Res Social Adm Pharm, 2015 May-Jun;11(3):339-51.
    PMID: 25262599 DOI: 10.1016/j.sapharm.2014.08.011
    The results from past studies about the effects of second-generation e-prescribing systems on community pharmacists' outcomes and practices are inconclusive, and the claims of effectiveness and efficiency of such systems have not been supported in all studies. There is a strong need to study the factors that lead to positive outcomes for the users of these systems.
    Matched MeSH terms: Community Pharmacy Services/organization & administration*
  6. Hatah E, Tordoff J, Duffull SB, Braund R
    Res Social Adm Pharm, 2014 Jan-Feb;10(1):185-94.
    PMID: 23688540 DOI: 10.1016/j.sapharm.2013.04.008
    In New Zealand, pharmacists are funded to provide adherence support to their patients via a service called "Medicines Use Review" (MUR). The service is based on the assumption that the medication regimen is clinically appropriate and therefore does not include a clinical review. However, whether or not pharmacists make clinical recommendations to patients during MUR is unclear.
    Matched MeSH terms: Community Pharmacy Services/organization & administration*
  7. Chong CP, March G, Clark A, Gilbert A, Hassali MA, Bahari MB
    Health Policy, 2011 Feb;99(2):139-48.
    PMID: 20732723 DOI: 10.1016/j.healthpol.2010.08.002
    This study evaluated Australian community pharmacists' rate of generic medicine substitution, patient acceptance of generic substitution and cost-savings achieved for patients from substitution.
    Matched MeSH terms: Community Pharmacy Services/organization & administration*
  8. Lee EL, Wong PS, Tan MY, Sheridan J
    Int J Pharm Pract, 2018 Apr;26(2):138-147.
    PMID: 28574154 DOI: 10.1111/ijpp.12374
    OBJECTIVES: This study explored the experiences and views of individuals with type 2 diabetes mellitus (T2D) on their diabetes self-management and potential roles for community pharmacists in diabetes self-management education and support (DSME/S) in Malaysia.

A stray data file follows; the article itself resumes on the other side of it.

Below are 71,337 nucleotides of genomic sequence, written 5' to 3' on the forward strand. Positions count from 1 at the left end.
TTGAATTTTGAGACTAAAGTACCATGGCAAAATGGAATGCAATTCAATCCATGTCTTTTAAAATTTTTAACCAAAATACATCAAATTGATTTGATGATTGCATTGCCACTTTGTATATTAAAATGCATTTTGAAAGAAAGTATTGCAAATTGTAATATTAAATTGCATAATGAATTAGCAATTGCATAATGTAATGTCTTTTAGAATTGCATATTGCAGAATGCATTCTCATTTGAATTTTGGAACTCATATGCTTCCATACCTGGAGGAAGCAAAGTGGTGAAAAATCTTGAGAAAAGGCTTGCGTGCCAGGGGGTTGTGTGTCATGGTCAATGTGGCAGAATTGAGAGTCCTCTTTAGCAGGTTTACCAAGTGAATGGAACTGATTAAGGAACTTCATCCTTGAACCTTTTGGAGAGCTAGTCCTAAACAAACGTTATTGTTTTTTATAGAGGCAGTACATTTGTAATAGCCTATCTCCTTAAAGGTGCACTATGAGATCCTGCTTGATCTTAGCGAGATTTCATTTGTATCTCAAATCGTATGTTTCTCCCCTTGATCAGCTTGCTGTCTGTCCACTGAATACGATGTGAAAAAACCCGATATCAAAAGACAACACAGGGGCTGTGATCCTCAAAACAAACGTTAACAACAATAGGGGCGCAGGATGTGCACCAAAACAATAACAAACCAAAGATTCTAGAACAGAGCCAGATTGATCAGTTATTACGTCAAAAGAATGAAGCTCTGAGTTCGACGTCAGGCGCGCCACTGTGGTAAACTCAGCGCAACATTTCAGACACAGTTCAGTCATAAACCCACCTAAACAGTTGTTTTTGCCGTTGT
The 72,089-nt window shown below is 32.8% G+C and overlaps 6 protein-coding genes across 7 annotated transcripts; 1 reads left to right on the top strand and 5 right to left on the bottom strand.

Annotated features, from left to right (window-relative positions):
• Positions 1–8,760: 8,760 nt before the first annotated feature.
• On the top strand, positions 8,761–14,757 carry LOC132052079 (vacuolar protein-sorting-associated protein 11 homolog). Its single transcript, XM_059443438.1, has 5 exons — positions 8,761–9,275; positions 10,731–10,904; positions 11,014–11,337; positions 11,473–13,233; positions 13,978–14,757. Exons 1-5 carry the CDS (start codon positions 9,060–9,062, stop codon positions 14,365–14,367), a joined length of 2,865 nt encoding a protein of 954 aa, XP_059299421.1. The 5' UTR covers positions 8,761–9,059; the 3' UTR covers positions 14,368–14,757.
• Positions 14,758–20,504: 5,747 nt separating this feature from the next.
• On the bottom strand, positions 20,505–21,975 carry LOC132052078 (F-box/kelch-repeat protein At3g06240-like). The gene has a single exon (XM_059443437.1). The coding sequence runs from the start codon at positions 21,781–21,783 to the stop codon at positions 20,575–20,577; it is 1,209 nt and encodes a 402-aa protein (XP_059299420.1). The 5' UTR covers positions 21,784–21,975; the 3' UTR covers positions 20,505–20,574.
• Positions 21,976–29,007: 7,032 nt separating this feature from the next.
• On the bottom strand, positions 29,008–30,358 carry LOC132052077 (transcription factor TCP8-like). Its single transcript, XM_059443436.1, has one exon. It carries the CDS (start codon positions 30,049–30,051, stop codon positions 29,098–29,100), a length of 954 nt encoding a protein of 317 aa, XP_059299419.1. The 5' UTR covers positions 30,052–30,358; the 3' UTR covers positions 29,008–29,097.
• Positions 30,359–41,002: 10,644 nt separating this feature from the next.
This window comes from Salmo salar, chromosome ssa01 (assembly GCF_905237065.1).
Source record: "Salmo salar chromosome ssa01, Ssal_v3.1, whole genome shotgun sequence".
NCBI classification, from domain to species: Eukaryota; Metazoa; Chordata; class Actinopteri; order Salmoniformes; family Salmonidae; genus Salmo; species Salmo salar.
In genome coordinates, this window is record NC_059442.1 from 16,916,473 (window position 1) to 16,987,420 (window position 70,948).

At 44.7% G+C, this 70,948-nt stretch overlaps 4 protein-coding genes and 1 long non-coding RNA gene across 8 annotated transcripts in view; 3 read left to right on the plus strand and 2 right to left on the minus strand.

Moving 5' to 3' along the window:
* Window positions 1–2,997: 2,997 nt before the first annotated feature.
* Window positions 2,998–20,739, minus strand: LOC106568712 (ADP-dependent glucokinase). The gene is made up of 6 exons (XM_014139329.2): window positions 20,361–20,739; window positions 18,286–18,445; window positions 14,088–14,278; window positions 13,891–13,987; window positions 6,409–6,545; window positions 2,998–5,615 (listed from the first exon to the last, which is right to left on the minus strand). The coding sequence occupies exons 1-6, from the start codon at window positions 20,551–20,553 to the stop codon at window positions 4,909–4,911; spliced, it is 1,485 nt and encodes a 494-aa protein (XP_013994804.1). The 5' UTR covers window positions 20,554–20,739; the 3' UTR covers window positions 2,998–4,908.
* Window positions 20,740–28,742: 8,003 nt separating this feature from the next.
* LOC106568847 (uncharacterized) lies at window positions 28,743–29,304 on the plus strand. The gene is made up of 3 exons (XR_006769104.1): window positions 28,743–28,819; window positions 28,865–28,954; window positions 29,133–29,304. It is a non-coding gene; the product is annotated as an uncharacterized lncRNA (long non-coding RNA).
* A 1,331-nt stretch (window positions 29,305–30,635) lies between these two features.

METHODS: A qualitative study, using semi-structured, face-to-face interviews, was conducted with patients with T2D attending a primary care health clinic in Kuala Lumpur, Malaysia. The interviews were audio-recorded, transcribed verbatim and analysed inductively.
    KEY FINDINGS: Fourteen participants with T2D were interviewed. Data were coded into five main themes: experience and perception of diabetes self-management, constraints of the current healthcare system, perception of the community pharmacist and community pharmacies, perceived roles for community pharmacists in diabetes care, and challenges in utilising community pharmacies to provide DSME/S. There were misconceptions about diabetes management that may be attributed to a lack of knowledge. Although participants described potential roles for community pharmacists in education, medication review and continuity of care, these roles were mostly non-clinically oriented. Participants were not confident about community pharmacists making recommendations and changes to the prescribed treatment regimens. While participants recognised the advantages of convenience of a community pharmacy-based diabetes care service, they raised concerns over the retail nature and the community pharmacy environment for providing such services.
    CONCLUSION: This study highlighted the need to improve the care provision for people with T2D. Participants with T2D identified potential, but limited roles for community pharmacists in diabetes care. Participants expressed concerns that need to be addressed if effective diabetes care is to be provided from community pharmacies in Malaysia.
    Study site: primary care health clinic (klinik kesihatan), Kuala Lumpur, Malaysia
    Matched MeSH terms: Community Pharmacy Services/organization & administration*
  9. Chong CP, Hassali MA, Bahari MB, Shafie AA
    Health Policy, 2010 Jan;94(1):68-75.
    PMID: 19762106 DOI: 10.1016/j.healthpol.2009.08.011
    This study aims to provide baseline data to support the implementation of generic substitution policy in Malaysia by evaluating the community pharmacists' perceptions and opinions on generic substitution and current substitution practices.
    Matched MeSH terms: Community Pharmacy Services/organization & administration*